by Jerry Waxler
(You can listen to the podcast version by clicking the player control at the bottom of this post or download it from iTunes.)
When I was 17, my brother was in medical school and I intended to follow. I was getting A’s in advanced placement math and science, and after school I worked part-time in a research lab in one of the top medical schools in the country. Six years later, Ed had earned his credentials as a cardiologist, while I was living in a leaky garage, collecting food stamps, and going weeks without talking to anyone. Transforming from child to adult was horrifically difficult for me, and for a couple of desperate years, I teetered on the brink of failing altogether.
For most of my life, I buried these memories. First I was busy getting myself back together. Then, looking back towards what “might have been” seemed too disappointing to dwell on. But forgetting the past turns out to be a temporary state. As I try to explain my journey through life, those bad decisions and lost dreams keep coming back, fragmented, unkind, and confusing. Since I want to reveal an authentic tale of who I am, I might as well gather the broken bits of the past and figure out how to portray them. By shaping them into a tale that is interesting to others, I can share parts of myself that have been hidden, and learn more about myself in the process.
To learn how to tell a story of lost dreams, I turn once again to the vast repository of published memoirs. I’ve just finished reading three memoirs and a book of short stories by people who have tackled the daunting task of writing about a life that went down as they tried to grow up. Like me, they came close to ruination. Their tales from the brink show that even in the worst of times, there are glimpses into the richness and complexity of the human condition. By exhuming the remains, these storytellers revealed glimpses of wisdom and hope, buried along with the regrets.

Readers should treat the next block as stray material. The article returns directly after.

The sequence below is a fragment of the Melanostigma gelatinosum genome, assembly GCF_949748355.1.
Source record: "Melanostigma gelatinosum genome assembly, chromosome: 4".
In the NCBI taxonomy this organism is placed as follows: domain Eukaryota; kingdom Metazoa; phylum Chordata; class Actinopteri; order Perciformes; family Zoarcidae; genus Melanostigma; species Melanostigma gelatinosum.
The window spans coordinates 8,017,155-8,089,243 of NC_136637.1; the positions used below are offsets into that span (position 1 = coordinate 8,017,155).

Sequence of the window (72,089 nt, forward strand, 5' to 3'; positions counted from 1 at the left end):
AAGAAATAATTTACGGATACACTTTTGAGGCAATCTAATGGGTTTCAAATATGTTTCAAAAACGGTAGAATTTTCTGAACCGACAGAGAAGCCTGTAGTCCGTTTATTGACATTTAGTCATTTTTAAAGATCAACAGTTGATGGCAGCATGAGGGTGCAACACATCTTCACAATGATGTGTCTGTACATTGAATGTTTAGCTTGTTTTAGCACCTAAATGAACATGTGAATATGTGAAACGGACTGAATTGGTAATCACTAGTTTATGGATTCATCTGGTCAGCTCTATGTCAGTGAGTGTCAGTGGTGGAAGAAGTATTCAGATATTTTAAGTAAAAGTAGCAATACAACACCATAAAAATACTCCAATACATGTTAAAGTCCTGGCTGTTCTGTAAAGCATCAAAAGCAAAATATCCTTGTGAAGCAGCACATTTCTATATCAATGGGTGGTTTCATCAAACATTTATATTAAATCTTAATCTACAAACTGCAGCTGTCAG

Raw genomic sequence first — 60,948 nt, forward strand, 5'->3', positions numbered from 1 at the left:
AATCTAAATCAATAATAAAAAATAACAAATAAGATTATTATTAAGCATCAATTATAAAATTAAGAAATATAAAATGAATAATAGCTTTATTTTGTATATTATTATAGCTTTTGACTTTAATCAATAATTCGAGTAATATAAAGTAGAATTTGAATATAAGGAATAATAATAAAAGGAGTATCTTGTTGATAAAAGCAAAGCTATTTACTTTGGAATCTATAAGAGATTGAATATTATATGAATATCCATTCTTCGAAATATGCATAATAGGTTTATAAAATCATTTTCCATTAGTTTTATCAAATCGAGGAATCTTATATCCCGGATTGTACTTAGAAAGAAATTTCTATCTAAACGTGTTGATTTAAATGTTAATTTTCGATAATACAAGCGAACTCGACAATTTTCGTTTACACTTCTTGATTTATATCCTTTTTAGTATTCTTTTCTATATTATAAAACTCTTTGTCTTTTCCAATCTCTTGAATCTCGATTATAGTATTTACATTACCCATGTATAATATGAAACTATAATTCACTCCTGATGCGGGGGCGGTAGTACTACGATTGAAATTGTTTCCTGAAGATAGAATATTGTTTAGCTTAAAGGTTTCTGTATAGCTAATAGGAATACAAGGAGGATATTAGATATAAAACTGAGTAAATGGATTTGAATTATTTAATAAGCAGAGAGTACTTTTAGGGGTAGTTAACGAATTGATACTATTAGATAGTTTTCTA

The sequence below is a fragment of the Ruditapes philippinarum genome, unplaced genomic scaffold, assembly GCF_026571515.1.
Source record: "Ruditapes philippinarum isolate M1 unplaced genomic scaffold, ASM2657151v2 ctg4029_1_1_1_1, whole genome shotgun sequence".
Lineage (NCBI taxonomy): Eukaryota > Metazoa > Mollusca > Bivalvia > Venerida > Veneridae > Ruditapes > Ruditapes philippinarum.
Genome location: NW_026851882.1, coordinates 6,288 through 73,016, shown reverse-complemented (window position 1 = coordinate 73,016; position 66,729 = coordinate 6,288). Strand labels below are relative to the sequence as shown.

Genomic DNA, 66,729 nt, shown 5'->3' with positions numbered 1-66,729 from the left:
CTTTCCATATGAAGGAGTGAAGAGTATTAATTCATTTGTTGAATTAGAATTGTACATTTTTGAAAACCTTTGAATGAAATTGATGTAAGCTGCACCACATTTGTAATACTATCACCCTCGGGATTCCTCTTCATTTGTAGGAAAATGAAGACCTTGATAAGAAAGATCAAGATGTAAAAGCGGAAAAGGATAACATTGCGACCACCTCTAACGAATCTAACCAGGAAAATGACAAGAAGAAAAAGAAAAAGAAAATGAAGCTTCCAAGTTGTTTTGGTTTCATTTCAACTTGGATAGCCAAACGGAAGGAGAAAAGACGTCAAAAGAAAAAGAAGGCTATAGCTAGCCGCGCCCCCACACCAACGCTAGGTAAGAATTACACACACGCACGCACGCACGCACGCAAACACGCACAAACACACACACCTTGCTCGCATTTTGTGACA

“Slow Motion, a memoir of a life rescued through tragedy” by Dani Shapiro
Dani Shapiro at 18 had three markers of the top echelons of society: wealthy parents, beauty, and entry into a top college. By the time she was 20 she had dropped out of school to model and act. Instead of being discovered by a talent scout, she was recruited for a different kind of talent, becoming the kept woman of a married man, a lawyer who made her feel special by picking her up in limousines, supplying her with drugs, alcohol, and jewelry, and flying her around the world to keep himself entertained. Drinking and drugging heavily, she was falling rapidly into despair when her parents’ catastrophic car accident changed her life. Her parents’ suffering woke her out of her self-involved stupor and she began to get her life back on track.
“Native State” by Tony Cohan